|1920||Andy Smith||Football Research, Helms, Houlgate, National Championship Foundation, Sagarin, Sagarin (ELO-Chess)||9–0||Rose Bowl||Ohio State||W 28–0|
|1921||Andy Smith||Billingsley MOV, Boand, Football Research, Sagarin, Sagarin (ELO-Chess)||9–0–1||Rose Bowl||Washington & Jefferson||T 0–0|
|1922||Andy Smith||Billingsley MOV, Houlgate, NCF, Sagarin||9–0||–|
|1937||Stub Allison||Dunkel, Helms||10–0–1||Rose Bowl||Alabama||W 13–0|
California has won a total of 14 conference championships since 1916.:73–79
|Year||Conference||Coach||Conference record||Overall record|
|1935 †||PCC||Stub Allison||4–1||9–1|
|1938 †||PCC||Stub Allison||6–1||10–1|
|1948 †||PCC||Pappy Waldorf||6–0||10–1|
|1975 †||Pac-8||Mike White||6–1||8–3|
|2006 †||Pac-10||Jeff Tedford||7–2||10–3|
California's main rival is Stanford. The two schools participate in the Big Game every year, with the winner taking home the Stanford Axe. Stanford leads the series record at 63–46–11 (wins–losses–ties).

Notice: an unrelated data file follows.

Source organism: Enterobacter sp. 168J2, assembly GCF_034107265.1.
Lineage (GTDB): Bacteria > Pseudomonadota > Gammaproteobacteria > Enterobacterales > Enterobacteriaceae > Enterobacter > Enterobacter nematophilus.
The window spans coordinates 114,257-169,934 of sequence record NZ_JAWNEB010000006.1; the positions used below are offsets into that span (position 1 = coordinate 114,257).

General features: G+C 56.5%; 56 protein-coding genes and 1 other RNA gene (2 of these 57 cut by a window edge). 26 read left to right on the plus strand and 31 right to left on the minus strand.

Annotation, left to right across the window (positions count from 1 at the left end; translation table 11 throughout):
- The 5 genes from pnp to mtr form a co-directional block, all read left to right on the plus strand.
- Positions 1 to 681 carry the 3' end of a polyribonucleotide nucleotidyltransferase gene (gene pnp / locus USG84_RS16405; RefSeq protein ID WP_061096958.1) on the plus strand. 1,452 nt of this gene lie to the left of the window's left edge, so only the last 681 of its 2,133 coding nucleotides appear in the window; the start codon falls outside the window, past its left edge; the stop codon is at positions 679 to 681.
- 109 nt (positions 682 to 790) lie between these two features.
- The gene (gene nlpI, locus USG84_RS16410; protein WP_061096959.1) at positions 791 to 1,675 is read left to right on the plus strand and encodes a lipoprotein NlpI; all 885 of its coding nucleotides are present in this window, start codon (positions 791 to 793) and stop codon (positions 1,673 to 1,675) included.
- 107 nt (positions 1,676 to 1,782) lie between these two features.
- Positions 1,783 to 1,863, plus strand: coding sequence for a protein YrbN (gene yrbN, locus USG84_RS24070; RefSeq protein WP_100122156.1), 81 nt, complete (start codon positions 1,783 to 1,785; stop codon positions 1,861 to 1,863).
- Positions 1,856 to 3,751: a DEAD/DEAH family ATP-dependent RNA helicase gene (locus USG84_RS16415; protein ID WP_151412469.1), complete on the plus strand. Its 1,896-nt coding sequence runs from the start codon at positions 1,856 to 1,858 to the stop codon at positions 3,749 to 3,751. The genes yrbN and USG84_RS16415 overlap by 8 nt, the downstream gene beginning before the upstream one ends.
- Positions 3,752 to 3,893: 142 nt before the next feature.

California has an active rivalry with UCLA. The schools are the two largest public universities in the state of California and both have been part of the same conference for many years. UCLA maintains a winning record in the series, which has gone 55–33–1.
|1||Oscar S. Howard||1886||1||6||2||1||.722||0|
|4||Charles O. Gill||1894||1||0||1||2||.333||0|
|6||Charles P. Nott||1897||1||0||3||2||.200||0|
|9||Frank W. Simpson||1901||1||9||0||1||.950||0|
|12||J. W. Knibbs||1905||1||4||1||2||.714||0|
* From 1906 to 1914, rugby was played instead of football. Cal's 13th coach was Oscar Taylor from 1906 to 1908. Cal's 14th coach, James Schaeffer, coached rugby from 1909 to 1914 and football in 1915.
California has participated in 23 bowl games, garnering a record of 11–11–1.
Current NFL playersEdit
As of January 2, 2019
Future non-conference opponentsEdit
Announced schedules as of July 1, 2019.
|UC Davis||at UNLV||Nevada||UC Davis||Auburn||UC Davis||UNLV||at UNLV|
|North Texas||TCU||at TCU||at North Texas||at San Jose State||at Auburn||at San Diego State|
|at Ole Miss||Cal Poly||Sacramento State||UNLV||San Diego State|